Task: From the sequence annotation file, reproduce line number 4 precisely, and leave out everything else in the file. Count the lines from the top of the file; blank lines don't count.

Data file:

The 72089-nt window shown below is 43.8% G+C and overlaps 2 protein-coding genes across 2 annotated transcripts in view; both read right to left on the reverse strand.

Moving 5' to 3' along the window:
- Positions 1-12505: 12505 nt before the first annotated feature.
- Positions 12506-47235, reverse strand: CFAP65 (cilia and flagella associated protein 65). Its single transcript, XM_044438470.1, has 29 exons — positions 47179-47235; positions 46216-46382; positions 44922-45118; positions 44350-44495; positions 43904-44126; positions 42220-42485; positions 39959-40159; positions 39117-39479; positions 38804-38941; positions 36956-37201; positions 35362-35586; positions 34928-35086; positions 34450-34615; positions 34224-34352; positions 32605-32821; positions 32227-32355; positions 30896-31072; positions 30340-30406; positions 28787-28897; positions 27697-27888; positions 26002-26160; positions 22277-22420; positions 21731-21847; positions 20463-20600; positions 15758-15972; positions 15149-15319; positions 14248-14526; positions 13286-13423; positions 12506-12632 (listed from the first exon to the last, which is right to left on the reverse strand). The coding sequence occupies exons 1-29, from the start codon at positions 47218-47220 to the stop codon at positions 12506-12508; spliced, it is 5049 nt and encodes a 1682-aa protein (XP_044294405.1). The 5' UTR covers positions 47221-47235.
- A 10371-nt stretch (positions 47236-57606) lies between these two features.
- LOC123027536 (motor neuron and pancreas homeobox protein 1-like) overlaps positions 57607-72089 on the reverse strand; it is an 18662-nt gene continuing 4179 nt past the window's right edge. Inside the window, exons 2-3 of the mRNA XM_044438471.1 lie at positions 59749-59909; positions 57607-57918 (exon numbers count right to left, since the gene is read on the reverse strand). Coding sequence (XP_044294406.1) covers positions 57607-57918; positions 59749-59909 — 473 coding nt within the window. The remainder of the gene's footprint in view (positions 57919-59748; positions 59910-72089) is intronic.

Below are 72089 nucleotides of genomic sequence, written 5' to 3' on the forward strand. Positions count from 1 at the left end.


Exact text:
- Positions 12506-47235, reverse strand: CFAP65 (cilia and flagella associated protein 65). Its single transcript, XM_044438470.1, has 29 exons — positions 47179-47235; positions 46216-46382; positions 44922-45118; positions 44350-44495; positions 43904-44126; positions 42220-42485; positions 39959-40159; positions 39117-39479; positions 38804-38941; positions 36956-37201; positions 35362-35586; positions 34928-35086; positions 34450-34615; positions 34224-34352; positions 32605-32821; positions 32227-32355; positions 30896-31072; positions 30340-30406; positions 28787-28897; positions 27697-27888; positions 26002-26160; positions 22277-22420; positions 21731-21847; positions 20463-20600; positions 15758-15972; positions 15149-15319; positions 14248-14526; positions 13286-13423; positions 12506-12632 (listed from the first exon to the last, which is right to left on the reverse strand). The coding sequence occupies exons 1-29, from the start codon at positions 47218-47220 to the stop codon at positions 12506-12508; spliced, it is 5049 nt and encodes a 1682-aa protein (XP_044294405.1). The 5' UTR covers positions 47221-47235.